The Emerging Film Composer
Richard Bellis $24.95
Reviewed by John Guth (as originally appearing in the Society of Composers and Lyricists The Score.)
Being a composer, and an avid student of film scoring, I have read many of the books available today which discuss the art and craft of writing music to picture. Though outstanding in many respects, I have found that one thing most of these books lack is an essential look at the intangible elements that comprise the day-to-day life of a working composer. Particularly, for the novice, it is imperative to find a guide for the journey into the murky waters where creativity and business collide, often in spectacular fashion.
I can think of no one better qualified for this task than Past SCL President Richard Bellis. He is an accomplished, award-winning composer, arranger and musician, as well as a highly venerated and gifted educator. Having taught at USC for 14 years in the Scoring for Motion Pictures & Television Program, he is currently teaching in the UCLA Extension Program in Film Scoring, in addition to the annual ASCAP Television & Film Scoring Workshop with Richard Bellis. With this pedigree, he is well-suited to provide a unique look at the inescapable caveats that accompany any neophyte composer from school to the scoring stage.
In The Emerging Film Composer, he has done just that.
Many working professionals in our industry agree: James Newton Howard, Bruce Broughton, Alf Clausen, the endorsements alone merit this book some serious consideration. One of many sparkling comments states: "Richard Bellis has produced the \'missing link\' for film composers."
That may well be the case. Without condescension or conciliation, this book takes a close, hard look at how the "people, problems & psychology" influence the creative process, and outlines the path we must take to reach the prize. One of the critical points discussed is that no matter how well-crafted your music is, if you don\'t know the score, you can\'t do the job. In this industry, the score goes well beyond the notes: it is the budget, the deadlines, and the backroom politics of filmmaking.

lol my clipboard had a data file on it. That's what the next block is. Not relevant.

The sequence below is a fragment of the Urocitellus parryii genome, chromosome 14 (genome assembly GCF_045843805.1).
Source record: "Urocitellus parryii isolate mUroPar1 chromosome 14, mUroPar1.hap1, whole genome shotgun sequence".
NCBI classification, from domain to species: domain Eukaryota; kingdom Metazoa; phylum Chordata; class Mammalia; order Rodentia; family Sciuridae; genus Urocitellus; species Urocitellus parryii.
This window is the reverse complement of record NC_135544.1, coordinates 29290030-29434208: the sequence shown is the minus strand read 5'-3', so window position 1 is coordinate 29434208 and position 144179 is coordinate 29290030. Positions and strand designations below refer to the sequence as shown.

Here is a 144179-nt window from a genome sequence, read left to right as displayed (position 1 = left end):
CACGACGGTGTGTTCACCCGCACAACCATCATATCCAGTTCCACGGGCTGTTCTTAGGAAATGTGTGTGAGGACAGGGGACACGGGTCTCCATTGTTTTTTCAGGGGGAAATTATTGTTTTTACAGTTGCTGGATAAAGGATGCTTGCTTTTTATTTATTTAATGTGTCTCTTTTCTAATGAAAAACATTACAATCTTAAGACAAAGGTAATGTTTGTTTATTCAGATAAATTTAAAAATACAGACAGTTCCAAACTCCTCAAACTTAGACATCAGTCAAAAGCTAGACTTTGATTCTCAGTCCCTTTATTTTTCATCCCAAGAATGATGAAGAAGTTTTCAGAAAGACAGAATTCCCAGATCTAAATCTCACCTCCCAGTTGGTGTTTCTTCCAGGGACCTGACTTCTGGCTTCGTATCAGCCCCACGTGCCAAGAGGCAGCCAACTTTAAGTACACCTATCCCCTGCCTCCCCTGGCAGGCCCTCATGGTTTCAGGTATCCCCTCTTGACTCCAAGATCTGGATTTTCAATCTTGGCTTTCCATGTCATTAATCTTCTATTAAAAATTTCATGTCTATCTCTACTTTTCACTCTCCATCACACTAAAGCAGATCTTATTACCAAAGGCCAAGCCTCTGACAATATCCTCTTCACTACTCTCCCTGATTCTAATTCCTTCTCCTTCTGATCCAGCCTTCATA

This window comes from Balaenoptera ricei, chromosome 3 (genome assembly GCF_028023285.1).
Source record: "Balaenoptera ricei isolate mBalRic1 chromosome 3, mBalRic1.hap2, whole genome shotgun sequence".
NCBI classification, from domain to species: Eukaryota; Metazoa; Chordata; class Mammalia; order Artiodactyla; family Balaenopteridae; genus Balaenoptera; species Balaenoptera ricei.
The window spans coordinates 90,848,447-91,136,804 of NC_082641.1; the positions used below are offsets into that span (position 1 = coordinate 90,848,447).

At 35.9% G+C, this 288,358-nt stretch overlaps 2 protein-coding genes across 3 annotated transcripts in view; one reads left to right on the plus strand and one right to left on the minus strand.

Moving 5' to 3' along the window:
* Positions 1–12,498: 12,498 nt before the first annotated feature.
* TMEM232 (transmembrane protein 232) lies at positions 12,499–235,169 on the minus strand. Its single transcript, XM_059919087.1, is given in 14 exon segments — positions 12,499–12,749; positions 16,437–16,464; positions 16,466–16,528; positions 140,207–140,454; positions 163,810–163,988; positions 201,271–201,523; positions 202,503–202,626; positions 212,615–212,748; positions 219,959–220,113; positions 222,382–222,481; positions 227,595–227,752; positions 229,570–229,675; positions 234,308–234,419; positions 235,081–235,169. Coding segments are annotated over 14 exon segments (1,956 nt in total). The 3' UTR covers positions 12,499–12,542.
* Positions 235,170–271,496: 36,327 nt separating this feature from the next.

Last summer, chapter two of The Emerging Film Composer was published in The Score. This is a perfect example of the kind of reality check this book provides. Moving through enlightened discussions on getting work and spotting, he then focuses on the writing process.
Here he covers everything from courting the muse to laying out specific timeframes for accomplishing what appears to be an insurmountable volume of work. He quantifies those project parameters that can become horribly disfigured in a smoky haze of subjectivity, writers block, and anxiety attacks.
His expertise continues to reveal itself in a chapter devoted to podium procedure, and another focusing specifically on delivery and the dub.
Throughout the book, his intimate knowledge of the subject matter and easy conversational style make this a very straightforward read, and an invaluable primer for those segueing from the heady, ethereal confines of academia into the chaotic world of the film business.
Much of what is encountered on the path to the real world of scoring for film and television is touched upon in this book, and Bellis has done an outstanding job of bringing to light those things that any emerging composer m u s t know before setting foot on that path.
The Emerging Film Composer is available as of March 1st. More information and purchasing info can be found at www.richardbellis.com.